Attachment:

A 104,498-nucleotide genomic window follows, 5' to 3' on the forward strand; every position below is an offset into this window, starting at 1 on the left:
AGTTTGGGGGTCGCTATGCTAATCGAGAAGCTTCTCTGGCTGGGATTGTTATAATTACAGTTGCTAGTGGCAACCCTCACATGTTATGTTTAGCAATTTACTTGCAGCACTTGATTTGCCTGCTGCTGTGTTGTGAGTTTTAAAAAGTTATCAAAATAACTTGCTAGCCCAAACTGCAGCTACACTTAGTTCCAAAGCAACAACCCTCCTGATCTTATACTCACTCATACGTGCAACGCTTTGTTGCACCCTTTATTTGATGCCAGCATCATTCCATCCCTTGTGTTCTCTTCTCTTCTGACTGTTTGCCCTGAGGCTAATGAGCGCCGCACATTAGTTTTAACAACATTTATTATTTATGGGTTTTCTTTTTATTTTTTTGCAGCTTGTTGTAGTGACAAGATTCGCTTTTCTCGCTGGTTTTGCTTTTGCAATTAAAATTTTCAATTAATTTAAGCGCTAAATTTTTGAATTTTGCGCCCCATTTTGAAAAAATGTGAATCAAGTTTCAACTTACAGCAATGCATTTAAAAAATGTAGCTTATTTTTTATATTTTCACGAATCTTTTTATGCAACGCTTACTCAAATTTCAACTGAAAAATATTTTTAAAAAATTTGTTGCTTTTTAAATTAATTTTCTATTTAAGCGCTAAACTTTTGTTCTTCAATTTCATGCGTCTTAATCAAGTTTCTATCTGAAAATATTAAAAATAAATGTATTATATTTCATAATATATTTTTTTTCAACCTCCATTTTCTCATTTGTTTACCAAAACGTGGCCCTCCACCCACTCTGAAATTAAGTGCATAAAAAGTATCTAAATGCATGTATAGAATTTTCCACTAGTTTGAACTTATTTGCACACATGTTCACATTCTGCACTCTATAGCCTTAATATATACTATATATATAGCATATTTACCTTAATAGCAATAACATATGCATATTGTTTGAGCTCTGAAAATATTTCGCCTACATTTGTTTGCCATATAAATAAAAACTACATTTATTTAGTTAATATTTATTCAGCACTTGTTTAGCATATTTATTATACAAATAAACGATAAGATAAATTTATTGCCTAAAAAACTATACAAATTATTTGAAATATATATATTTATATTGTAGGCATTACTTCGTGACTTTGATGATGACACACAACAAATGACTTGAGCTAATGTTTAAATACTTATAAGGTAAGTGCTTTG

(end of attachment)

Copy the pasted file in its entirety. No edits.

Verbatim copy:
A 104,498-nucleotide genomic window follows, 5' to 3' on the forward strand; every position below is an offset into this window, starting at 1 on the left:
AGTTTGGGGGTCGCTATGCTAATCGAGAAGCTTCTCTGGCTGGGATTGTTATAATTACAGTTGCTAGTGGCAACCCTCACATGTTATGTTTAGCAATTTACTTGCAGCACTTGATTTGCCTGCTGCTGTGTTGTGAGTTTTAAAAAGTTATCAAAATAACTTGCTAGCCCAAACTGCAGCTACACTTAGTTCCAAAGCAACAACCCTCCTGATCTTATACTCACTCATACGTGCAACGCTTTGTTGCACCCTTTATTTGATGCCAGCATCATTCCATCCCTTGTGTTCTCTTCTCTTCTGACTGTTTGCCCTGAGGCTAATGAGCGCCGCACATTAGTTTTAACAACATTTATTATTTATGGGTTTTCTTTTTATTTTTTTGCAGCTTGTTGTAGTGACAAGATTCGCTTTTCTCGCTGGTTTTGCTTTTGCAATTAAAATTTTCAATTAATTTAAGCGCTAAATTTTTGAATTTTGCGCCCCATTTTGAAAAAATGTGAATCAAGTTTCAACTTACAGCAATGCATTTAAAAAATGTAGCTTATTTTTTATATTTTCACGAATCTTTTTATGCAACGCTTACTCAAATTTCAACTGAAAAATATTTTTAAAAAATTTGTTGCTTTTTAAATTAATTTTCTATTTAAGCGCTAAACTTTTGTTCTTCAATTTCATGCGTCTTAATCAAGTTTCTATCTGAAAATATTAAAAATAAATGTATTATATTTCATAATATATTTTTTTTCAACCTCCATTTTCTCATTTGTTTACCAAAACGTGGCCCTCCACCCACTCTGAAATTAAGTGCATAAAAAGTATCTAAATGCATGTATAGAATTTTCCACTAGTTTGAACTTATTTGCACACATGTTCACATTCTGCACTCTATAGCCTTAATATATACTATATATATAGCATATTTACCTTAATAGCAATAACATATGCATATTGTTTGAGCTCTGAAAATATTTCGCCTACATTTGTTTGCCATATAAATAAAAACTACATTTATTTAGTTAATATTTATTCAGCACTTGTTTAGCATATTTATTATACAAATAAACGATAAGATAAATTTATTGCCTAAAAAACTATACAAATTATTTGAAATATATATATTTATATTGTAGGCATTACTTCGTGACTTTGATGATGACACACAACAAATGACTTGAGCTAATGTTTAAATACTTATAAGGTAAGTGCTTTG